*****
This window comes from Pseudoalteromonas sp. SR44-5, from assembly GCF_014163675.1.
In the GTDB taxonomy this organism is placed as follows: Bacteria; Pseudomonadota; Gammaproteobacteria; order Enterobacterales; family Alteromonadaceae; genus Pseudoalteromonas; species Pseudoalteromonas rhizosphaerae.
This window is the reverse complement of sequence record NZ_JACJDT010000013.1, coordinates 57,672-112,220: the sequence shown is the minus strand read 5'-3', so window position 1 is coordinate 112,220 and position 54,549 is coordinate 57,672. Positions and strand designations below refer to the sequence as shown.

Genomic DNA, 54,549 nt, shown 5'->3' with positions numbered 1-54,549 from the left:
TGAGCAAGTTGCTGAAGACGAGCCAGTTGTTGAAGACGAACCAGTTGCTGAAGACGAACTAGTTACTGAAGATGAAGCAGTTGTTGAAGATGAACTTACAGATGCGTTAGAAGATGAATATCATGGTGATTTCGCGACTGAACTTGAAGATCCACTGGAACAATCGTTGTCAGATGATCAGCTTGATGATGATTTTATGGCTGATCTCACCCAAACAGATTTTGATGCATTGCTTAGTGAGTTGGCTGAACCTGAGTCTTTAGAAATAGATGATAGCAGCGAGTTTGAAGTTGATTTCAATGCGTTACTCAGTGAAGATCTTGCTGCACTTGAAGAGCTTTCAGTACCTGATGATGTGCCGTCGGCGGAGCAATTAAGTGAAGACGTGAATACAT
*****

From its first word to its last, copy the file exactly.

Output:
This window comes from Pseudoalteromonas sp. SR44-5, from assembly GCF_014163675.1.
In the GTDB taxonomy this organism is placed as follows: Bacteria; Pseudomonadota; Gammaproteobacteria; order Enterobacterales; family Alteromonadaceae; genus Pseudoalteromonas; species Pseudoalteromonas rhizosphaerae.
This window is the reverse complement of sequence record NZ_JACJDT010000013.1, coordinates 57,672-112,220: the sequence shown is the minus strand read 5'-3', so window position 1 is coordinate 112,220 and position 54,549 is coordinate 57,672. Positions and strand designations below refer to the sequence as shown.

Genomic DNA, 54,549 nt, shown 5'->3' with positions numbered 1-54,549 from the left:
TGAGCAAGTTGCTGAAGACGAGCCAGTTGTTGAAGACGAACCAGTTGCTGAAGACGAACTAGTTACTGAAGATGAAGCAGTTGTTGAAGATGAACTTACAGATGCGTTAGAAGATGAATATCATGGTGATTTCGCGACTGAACTTGAAGATCCACTGGAACAATCGTTGTCAGATGATCAGCTTGATGATGATTTTATGGCTGATCTCACCCAAACAGATTTTGATGCATTGCTTAGTGAGTTGGCTGAACCTGAGTCTTTAGAAATAGATGATAGCAGCGAGTTTGAAGTTGATTTCAATGCGTTACTCAGTGAAGATCTTGCTGCACTTGAAGAGCTTTCAGTACCTGATGATGTGCCGTCGGCGGAGCAATTAAGTGAAGACGTGAATACAT